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D Moulsdale t/a Moulsdale Properties v HMRC

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In D Moulsdale t/a Moulsdale Properties v HMRC [2019] UKUT 72 (TCC) (12 March), the UT held that the option to tax was not disapplied where there was no evidence that the appellant (who was the vendor)  had any intention or expectation that the land in question would become a capital item. 

VATA 1994 Sch 1 paras 12–17 (anti-avoidance) provide for conditions in which an existing option to tax is to be disapplied (i.e. VAT may not be charged on the supply). One such condition is that the land to which the supply relates:

(i)      must be a capital item (within the meaning of the capital goods scheme in relation to the grantor; or

(ii)    is expected or intended, in the eyes of the grantor or development financier, to become a capital item in relation to (a) the grantor or (b) the transferee. 

It was common ground that (i) was not in point, but (ii)(b) was. The difficulty for the UT was that the anti-avoidance provisions contained a circular argument. If the grantor/development financier intended or expected the grant of the land to create a capital item in the hands of the transferee, the option to tax would be disapplied. But the effect of that disapplication was that a capital item would not be created, which would reapply the option, which would create a capital item, which would disapply the option, and so on ad infinitum.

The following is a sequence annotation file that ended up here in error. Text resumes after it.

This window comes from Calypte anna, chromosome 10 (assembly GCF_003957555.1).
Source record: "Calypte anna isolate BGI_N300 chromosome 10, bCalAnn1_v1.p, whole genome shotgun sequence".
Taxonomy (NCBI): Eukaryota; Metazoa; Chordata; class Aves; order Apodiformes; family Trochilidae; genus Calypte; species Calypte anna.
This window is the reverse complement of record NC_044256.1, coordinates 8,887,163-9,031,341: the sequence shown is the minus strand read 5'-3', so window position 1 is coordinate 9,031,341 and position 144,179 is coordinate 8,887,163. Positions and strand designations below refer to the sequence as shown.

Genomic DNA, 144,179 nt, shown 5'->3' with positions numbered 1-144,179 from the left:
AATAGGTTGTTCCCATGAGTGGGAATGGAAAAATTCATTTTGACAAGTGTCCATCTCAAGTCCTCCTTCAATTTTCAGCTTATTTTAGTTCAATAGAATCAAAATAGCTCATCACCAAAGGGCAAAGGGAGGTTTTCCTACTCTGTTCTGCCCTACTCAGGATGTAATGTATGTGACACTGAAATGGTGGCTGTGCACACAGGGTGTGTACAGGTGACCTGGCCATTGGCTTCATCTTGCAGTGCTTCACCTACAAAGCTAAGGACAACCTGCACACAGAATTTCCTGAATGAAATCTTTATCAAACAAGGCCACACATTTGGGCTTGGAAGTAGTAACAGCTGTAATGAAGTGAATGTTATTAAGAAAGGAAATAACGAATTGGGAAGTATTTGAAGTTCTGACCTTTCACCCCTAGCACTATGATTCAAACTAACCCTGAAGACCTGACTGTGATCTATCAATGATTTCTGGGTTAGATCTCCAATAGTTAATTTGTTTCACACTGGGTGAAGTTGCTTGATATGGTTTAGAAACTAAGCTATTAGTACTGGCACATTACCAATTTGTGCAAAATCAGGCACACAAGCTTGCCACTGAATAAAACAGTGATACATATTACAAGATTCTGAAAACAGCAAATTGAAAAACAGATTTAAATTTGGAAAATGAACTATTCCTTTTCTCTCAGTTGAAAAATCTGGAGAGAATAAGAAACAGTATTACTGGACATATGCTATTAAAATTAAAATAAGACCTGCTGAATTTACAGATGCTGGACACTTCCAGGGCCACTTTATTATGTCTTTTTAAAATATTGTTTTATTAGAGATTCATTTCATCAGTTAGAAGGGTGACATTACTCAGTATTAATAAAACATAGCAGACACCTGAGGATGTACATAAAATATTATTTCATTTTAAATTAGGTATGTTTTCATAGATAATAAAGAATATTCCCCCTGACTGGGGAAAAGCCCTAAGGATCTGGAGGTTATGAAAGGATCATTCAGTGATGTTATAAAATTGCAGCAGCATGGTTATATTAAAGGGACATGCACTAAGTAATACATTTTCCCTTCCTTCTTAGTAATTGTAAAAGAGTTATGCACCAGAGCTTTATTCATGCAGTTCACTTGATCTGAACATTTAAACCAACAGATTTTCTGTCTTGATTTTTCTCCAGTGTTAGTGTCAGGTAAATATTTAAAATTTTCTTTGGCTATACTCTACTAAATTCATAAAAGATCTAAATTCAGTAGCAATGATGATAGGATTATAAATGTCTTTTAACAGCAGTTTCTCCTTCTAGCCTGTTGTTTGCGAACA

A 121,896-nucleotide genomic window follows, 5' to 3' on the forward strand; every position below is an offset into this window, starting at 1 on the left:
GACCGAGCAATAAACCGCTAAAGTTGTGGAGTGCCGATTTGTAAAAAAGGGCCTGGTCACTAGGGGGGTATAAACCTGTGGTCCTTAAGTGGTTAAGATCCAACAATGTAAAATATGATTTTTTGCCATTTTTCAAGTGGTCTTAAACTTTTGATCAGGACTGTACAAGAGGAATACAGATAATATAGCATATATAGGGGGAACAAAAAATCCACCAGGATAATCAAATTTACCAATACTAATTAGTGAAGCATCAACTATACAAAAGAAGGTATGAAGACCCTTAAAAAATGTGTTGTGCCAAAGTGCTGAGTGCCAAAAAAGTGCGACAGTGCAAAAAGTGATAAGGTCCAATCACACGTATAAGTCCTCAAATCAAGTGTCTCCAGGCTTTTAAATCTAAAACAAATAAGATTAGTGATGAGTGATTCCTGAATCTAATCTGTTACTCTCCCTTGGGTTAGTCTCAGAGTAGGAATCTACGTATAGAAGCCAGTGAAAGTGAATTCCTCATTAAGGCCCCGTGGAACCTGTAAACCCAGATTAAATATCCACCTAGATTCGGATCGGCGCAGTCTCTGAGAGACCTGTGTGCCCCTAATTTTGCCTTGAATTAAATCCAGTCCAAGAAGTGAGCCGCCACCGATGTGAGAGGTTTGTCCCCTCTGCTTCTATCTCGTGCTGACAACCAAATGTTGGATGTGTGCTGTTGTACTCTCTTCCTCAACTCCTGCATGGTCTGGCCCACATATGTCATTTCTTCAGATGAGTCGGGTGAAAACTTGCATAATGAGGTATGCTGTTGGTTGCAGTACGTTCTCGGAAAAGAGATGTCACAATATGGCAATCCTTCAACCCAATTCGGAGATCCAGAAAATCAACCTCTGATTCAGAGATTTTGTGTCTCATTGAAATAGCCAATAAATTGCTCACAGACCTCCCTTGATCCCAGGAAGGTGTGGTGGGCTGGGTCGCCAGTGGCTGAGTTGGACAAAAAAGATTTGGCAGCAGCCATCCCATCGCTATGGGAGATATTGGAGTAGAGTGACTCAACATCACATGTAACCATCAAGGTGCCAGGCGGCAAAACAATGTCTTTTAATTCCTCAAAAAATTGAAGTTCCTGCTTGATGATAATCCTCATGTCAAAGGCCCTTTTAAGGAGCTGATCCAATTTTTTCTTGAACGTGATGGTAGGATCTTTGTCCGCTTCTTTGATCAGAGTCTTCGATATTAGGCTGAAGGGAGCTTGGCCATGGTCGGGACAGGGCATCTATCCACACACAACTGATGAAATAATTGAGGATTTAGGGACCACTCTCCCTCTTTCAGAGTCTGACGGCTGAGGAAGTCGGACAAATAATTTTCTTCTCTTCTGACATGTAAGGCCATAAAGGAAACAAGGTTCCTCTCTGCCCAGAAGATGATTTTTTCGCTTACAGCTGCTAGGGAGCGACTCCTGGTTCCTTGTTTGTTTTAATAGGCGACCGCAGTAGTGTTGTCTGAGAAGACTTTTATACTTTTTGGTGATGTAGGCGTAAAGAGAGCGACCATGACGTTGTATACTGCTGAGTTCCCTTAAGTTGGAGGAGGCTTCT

The UT considered that the requirements of the legislation must be satisfied at the time of the grant. Such evidence as there was (namely that the appellant knew that the invoice issued would treat the grant as exempt) indicated that the appellant did not intend or expect the creation of a capital item. Consequently, the option to tax was not disapplied, and the grant of the land was taxable.

The UT was fortified in its decision by the earlier comments of the FTT to the effect that if, as proposed by the appellant, the process of determining whether a capital item would be created should halt once it is established that the grant would be exempt, the anti-avoidance aims of the legislation would, to a degree, be defeated.

Read the decision.

Why it matters: This ‘circularity issue’ has been around for some time, to the extent that HMRC has created its own solution, namely: ‘the CGS item created by the transfer (and under the grant subject to the anti-avoidance test) is ignored for the purposes of deciding whether the grantor’s option is disapplied. As a result, the sale of the property is a taxable supply’ (HMRC manual VATLP23500) 

The UT reached the same conclusion, but for reasons which were specific to this case.  

Issue: 1480
Categories: Cases